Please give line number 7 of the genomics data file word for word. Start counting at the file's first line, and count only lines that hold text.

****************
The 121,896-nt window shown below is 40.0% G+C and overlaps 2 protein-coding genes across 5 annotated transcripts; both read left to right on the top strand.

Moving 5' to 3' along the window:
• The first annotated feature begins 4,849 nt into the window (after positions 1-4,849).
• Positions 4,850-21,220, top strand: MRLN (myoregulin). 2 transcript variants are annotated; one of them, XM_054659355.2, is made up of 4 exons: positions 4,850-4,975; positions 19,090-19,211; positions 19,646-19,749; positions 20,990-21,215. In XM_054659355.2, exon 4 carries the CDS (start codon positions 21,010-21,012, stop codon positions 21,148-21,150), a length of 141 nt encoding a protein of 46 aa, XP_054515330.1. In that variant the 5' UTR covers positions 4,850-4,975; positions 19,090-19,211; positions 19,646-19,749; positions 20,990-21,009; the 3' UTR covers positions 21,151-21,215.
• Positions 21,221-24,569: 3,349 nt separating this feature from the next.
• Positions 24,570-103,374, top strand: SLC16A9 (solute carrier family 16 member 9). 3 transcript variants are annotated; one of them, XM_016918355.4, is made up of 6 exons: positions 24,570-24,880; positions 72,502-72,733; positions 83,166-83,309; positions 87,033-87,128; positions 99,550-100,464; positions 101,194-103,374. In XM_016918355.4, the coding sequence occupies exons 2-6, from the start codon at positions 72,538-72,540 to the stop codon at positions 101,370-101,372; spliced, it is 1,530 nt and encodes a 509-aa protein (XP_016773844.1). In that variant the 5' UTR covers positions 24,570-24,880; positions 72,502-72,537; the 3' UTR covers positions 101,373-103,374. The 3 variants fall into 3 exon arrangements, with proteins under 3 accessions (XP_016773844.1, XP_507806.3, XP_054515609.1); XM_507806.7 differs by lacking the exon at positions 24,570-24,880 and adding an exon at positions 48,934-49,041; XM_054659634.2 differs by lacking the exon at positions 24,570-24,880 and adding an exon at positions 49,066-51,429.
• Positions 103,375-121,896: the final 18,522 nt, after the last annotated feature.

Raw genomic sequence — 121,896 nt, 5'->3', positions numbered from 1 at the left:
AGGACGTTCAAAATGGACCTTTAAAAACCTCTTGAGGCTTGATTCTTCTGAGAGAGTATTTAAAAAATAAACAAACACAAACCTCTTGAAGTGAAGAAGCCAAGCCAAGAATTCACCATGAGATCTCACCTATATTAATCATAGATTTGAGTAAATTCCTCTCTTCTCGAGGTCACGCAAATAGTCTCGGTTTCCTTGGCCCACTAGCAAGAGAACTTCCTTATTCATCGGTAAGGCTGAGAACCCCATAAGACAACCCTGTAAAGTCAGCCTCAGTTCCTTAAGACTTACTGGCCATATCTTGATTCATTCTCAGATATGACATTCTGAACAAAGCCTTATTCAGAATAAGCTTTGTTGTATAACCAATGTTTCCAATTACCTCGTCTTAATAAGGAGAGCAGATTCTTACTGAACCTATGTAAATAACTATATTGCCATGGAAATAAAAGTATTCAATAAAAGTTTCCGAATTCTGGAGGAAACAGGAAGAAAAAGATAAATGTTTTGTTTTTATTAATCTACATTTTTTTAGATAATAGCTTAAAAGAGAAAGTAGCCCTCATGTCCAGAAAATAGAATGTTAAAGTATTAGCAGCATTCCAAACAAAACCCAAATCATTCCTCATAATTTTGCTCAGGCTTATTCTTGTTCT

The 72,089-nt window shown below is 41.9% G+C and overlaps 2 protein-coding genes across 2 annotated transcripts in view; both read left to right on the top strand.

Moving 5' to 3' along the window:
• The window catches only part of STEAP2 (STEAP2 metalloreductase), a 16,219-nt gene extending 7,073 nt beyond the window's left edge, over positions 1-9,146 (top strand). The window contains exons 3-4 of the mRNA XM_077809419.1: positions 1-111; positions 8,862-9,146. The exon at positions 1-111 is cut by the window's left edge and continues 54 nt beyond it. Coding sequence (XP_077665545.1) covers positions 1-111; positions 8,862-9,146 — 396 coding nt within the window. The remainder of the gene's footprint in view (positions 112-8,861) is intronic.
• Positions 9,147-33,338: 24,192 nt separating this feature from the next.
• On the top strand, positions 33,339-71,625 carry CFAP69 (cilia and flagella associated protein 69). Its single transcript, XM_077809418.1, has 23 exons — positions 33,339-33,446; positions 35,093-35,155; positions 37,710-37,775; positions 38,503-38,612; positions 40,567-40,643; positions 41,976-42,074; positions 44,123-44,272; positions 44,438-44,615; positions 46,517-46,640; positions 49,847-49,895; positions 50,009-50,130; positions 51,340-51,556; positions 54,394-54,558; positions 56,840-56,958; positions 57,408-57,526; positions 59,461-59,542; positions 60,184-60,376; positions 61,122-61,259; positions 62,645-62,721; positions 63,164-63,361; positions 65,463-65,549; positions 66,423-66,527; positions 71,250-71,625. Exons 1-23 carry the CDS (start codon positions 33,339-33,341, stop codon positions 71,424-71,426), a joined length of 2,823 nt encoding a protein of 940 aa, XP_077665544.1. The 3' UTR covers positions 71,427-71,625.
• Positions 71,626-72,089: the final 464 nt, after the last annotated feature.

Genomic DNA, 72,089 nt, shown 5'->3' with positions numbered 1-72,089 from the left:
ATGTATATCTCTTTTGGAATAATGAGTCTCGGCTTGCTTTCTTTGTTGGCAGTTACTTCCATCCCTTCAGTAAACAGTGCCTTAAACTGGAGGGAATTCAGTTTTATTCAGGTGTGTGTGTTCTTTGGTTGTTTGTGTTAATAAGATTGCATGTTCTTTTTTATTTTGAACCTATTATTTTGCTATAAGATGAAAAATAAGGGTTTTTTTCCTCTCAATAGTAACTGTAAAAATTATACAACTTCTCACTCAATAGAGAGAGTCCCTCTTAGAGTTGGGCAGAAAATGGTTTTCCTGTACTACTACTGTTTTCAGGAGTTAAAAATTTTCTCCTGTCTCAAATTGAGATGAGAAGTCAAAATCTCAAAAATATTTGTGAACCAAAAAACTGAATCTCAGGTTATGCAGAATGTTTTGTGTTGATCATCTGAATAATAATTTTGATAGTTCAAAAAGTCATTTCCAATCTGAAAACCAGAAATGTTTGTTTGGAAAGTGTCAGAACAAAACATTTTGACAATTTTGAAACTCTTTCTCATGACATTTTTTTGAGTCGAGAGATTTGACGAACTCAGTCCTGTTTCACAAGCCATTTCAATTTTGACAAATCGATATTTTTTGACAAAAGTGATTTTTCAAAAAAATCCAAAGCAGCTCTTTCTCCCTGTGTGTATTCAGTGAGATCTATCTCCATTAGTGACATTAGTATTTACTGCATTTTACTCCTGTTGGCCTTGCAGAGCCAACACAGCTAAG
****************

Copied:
• Positions 103,375-121,896: the final 18,522 nt, after the last annotated feature.